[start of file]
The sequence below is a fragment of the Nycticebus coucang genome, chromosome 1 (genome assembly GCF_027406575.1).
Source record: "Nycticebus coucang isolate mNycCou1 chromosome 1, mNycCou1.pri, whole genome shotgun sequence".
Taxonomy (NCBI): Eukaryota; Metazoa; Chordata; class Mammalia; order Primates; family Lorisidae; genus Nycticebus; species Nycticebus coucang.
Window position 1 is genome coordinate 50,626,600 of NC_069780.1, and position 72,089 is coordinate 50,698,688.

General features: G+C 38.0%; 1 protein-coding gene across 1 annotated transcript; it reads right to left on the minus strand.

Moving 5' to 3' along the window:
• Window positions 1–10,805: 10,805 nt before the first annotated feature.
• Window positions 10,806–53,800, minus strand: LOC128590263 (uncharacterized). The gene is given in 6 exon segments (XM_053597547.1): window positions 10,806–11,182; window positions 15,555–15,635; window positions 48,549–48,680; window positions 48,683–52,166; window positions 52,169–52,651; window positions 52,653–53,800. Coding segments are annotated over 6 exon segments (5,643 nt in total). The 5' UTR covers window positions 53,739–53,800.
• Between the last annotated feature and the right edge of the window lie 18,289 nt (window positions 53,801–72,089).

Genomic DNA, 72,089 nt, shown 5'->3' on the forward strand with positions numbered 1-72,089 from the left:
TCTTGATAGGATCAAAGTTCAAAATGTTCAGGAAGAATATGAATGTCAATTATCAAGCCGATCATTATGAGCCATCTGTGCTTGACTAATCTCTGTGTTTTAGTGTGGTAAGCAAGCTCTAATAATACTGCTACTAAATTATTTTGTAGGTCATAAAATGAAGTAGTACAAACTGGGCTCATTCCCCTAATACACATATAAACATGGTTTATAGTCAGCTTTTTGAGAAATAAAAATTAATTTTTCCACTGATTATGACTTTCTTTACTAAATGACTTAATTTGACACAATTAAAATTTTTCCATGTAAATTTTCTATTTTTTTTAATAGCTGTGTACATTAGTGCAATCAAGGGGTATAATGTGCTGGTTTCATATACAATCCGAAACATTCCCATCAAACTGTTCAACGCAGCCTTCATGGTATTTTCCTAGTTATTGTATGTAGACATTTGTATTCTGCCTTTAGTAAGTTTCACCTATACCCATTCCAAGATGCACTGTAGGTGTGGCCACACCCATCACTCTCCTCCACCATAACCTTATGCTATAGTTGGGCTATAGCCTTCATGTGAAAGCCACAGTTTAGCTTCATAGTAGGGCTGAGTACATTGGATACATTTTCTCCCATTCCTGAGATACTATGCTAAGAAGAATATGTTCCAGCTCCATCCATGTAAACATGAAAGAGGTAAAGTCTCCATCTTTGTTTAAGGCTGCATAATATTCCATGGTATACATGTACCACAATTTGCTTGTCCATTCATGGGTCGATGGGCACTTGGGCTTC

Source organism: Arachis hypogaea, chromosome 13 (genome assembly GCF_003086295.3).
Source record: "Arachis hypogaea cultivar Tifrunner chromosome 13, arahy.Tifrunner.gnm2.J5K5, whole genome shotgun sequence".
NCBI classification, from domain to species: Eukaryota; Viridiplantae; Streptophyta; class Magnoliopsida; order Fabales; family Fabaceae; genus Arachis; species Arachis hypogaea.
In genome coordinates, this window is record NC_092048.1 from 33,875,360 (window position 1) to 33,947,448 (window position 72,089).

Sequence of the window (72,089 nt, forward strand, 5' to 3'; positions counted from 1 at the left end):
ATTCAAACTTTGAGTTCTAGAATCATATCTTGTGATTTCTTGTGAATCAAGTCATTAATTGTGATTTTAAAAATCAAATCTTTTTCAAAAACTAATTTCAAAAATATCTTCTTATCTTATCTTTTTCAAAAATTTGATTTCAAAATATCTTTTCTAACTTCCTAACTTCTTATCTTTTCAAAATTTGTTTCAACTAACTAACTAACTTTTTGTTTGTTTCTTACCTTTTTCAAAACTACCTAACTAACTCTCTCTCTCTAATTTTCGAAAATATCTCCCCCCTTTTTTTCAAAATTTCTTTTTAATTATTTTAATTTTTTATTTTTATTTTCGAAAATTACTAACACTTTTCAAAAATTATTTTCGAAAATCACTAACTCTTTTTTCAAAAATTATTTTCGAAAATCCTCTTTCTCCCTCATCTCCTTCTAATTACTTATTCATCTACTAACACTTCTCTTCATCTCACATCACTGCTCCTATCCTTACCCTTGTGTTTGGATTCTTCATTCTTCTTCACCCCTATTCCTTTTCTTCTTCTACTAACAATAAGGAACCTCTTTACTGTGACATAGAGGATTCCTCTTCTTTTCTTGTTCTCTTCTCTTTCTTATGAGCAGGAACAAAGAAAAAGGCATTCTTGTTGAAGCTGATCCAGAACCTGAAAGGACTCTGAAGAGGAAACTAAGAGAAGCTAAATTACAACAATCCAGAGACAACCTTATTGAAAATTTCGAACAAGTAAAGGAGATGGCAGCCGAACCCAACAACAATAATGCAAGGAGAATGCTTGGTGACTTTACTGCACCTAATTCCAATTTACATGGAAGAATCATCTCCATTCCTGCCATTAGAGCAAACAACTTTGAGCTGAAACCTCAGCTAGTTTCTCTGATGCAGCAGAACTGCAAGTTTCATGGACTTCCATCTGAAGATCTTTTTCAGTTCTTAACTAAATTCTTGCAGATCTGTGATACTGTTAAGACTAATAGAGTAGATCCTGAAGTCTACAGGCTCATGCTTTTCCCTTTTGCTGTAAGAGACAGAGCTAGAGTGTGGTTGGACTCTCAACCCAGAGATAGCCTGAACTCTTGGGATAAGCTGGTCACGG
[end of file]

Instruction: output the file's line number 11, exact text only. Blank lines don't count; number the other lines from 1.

TCTTGATAGGATCAAAGTTCAAAATGTTCAGGAAGAATATGAATGTCAATTATCAAGCCGATCATTATGAGCCATCTGTGCTTGACTAATCTCTGTGTTTTAGTGTGGTAAGCAAGCTCTAATAATACTGCTACTAAATTATTTTGTAGGTCATAAAATGAAGTAGTACAAACTGGGCTCATTCCCCTAATACACATATAAACATGGTTTATAGTCAGCTTTTTGAGAAATAAAAATTAATTTTTCCACTGATTATGACTTTCTTTACTAAATGACTTAATTTGACACAATTAAAATTTTTCCATGTAAATTTTCTATTTTTTTTAATAGCTGTGTACATTAGTGCAATCAAGGGGTATAATGTGCTGGTTTCATATACAATCCGAAACATTCCCATCAAACTGTTCAACGCAGCCTTCATGGTATTTTCCTAGTTATTGTATGTAGACATTTGTATTCTGCCTTTAGTAAGTTTCACCTATACCCATTCCAAGATGCACTGTAGGTGTGGCCACACCCATCACTCTCCTCCACCATAACCTTATGCTATAGTTGGGCTATAGCCTTCATGTGAAAGCCACAGTTTAGCTTCATAGTAGGGCTGAGTACATTGGATACATTTTCTCCCATTCCTGAGATACTATGCTAAGAAGAATATGTTCCAGCTCCATCCATGTAAACATGAAAGAGGTAAAGTCTCCATCTTTGTTTAAGGCTGCATAATATTCCATGGTATACATGTACCACAATTTGCTTGTCCATTCATGGGTCGATGGGCACTTGGGCTTC